Have you ever been in a position at work when male colleagues say or do things you find offensive, such as expect you to make tea, take minutes, comment on other women’s bodies etc? Are you comfortable pointing out to male colleagues that their comments are sexist and therefore upsetting to you?
This point frequently comes up when I’m running my women’s personal development courses and we’re on the topic of their assertiveness skills. Even if they are very uncomfortable with the ‘jokey banter’ of male colleagues very few of them feel able to say anything about it. When pushed their explanation comes back to fear. Fear of upsetting their colleague, fear of being called humourless, fear of being ignored or of increasing the sexist behaviour and so on.
Are women’s fears founded?
Well, not if a study by Robyn Mallett and Dana Wagner at Loyola University Chicago in 2011 is to be believed. They set up an experiment where women would do just that and observed the results:
Unsuspecting male participants were teamed with a female partner who, unbeknown to the men, was actually taking part in the exercise. Their task was to read a set of moral or ethical dilemmas and discuss how to deal with each of them, including one in which a nurse discovers that a hospital patient has been given infected blood.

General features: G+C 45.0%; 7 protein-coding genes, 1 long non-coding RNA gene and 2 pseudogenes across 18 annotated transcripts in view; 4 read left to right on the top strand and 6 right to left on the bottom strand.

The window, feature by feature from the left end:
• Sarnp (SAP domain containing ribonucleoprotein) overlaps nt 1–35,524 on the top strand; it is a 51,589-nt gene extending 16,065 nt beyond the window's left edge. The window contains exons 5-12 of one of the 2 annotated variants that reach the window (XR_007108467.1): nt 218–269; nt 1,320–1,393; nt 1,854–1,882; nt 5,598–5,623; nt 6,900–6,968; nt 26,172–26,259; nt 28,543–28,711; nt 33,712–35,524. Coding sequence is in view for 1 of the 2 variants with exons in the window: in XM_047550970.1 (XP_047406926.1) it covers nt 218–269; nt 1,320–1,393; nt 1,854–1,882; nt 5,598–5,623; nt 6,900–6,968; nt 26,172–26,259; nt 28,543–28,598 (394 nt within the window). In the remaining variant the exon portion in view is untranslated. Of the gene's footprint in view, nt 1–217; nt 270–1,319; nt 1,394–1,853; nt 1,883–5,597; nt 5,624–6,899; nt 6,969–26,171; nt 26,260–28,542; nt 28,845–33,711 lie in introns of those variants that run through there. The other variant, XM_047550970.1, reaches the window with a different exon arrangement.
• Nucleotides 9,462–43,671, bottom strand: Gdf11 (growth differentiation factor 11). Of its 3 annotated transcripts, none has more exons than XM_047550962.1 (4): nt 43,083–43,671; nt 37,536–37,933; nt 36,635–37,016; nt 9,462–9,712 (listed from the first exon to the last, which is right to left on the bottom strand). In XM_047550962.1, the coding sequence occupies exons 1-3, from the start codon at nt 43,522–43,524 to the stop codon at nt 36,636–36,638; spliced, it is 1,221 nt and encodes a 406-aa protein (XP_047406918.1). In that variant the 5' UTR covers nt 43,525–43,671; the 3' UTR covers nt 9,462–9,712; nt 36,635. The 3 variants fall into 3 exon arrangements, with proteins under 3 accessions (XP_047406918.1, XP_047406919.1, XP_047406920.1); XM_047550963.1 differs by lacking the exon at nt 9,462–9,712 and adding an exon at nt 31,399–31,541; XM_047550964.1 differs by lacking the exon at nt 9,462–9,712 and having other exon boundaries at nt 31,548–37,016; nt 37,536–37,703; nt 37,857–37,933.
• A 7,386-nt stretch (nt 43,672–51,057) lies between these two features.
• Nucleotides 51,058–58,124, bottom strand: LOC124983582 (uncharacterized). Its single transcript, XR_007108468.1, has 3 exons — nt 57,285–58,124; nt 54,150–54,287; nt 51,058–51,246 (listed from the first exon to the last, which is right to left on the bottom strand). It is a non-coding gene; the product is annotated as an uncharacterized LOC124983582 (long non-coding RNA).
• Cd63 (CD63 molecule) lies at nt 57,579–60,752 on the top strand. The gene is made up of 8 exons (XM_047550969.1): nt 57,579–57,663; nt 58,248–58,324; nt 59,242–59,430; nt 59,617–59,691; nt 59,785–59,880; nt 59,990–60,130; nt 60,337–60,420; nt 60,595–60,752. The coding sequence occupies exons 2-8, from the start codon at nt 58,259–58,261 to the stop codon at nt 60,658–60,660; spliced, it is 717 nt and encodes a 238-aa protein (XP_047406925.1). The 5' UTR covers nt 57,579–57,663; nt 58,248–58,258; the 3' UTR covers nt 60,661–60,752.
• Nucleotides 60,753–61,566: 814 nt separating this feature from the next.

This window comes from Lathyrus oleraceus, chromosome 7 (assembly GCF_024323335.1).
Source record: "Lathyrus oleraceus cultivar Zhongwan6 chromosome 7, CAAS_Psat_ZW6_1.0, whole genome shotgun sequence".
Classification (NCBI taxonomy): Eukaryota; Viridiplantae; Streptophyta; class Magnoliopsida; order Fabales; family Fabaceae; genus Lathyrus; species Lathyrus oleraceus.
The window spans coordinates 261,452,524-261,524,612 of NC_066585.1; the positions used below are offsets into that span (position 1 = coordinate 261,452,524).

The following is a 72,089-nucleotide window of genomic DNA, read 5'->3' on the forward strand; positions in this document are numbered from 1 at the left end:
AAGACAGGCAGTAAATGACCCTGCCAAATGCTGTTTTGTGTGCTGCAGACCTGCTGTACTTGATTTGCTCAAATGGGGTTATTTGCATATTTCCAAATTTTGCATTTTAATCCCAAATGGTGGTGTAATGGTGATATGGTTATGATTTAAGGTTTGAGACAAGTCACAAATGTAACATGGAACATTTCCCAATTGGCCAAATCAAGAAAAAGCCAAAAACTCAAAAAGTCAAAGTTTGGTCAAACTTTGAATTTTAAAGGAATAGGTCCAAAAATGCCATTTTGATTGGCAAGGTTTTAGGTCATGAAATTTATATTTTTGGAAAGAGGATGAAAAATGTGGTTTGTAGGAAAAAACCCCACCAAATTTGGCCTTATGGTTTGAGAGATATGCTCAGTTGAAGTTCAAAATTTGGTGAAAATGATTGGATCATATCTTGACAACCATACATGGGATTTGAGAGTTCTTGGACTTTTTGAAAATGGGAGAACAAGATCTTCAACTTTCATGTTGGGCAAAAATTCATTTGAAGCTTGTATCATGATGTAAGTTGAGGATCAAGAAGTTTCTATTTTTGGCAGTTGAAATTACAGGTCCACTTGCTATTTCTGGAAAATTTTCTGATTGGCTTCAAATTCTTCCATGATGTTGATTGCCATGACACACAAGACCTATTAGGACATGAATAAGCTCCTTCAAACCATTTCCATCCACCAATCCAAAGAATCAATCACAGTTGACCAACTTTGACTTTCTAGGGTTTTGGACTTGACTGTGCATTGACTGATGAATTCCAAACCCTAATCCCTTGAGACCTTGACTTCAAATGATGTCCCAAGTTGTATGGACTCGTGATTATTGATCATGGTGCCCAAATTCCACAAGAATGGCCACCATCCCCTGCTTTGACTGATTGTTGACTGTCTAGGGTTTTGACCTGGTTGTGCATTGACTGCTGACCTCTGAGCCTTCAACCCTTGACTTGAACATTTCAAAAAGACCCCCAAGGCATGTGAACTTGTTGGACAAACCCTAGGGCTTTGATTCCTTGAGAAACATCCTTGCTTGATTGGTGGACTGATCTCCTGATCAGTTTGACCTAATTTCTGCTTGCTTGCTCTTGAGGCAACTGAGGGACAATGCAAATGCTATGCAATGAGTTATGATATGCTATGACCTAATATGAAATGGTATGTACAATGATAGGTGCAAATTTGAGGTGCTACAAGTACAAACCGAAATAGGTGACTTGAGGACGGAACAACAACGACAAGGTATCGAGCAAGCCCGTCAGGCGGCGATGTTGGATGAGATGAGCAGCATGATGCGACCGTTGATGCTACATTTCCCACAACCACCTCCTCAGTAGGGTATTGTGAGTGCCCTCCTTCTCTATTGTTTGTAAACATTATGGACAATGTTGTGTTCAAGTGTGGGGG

During their discussion, the woman confronted her male partner either for sexism, for example, having assumed the nurse in the story was female, which every male participant did, or in a gender-neutral way, for example, disagreeing with the male’s suggested solution to the problem.
As expected, men had much stronger reactions to being told that their remark was sexist than they did to mere disagreement.
However, the reactions weren’t what might have been expected. The men accused of sexism smiled and laughed more, appeared more surprised, gestured more often and with greater energy, and were more likely to try to justify or apologise for their remark. They did not react with more hostility or anger – in fact, they reported liking their woman partner in both conditions equally well, and were generally pleasant across the board.
Your fears about what might happen may be largely unfounded; if we adopt the principles of treating someone with respect, while respecting yourself (and not putting up with sexist remarks) you may get a pleasant surprise.
I haven’t yet come across any research where women confront other women about sexist comments. There’s a topic for research! If you’ve had any experience of this I’d love to hear your stories.
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Photo by Jans Willem Geertsma
Posted on March 14th, 2013 by Jane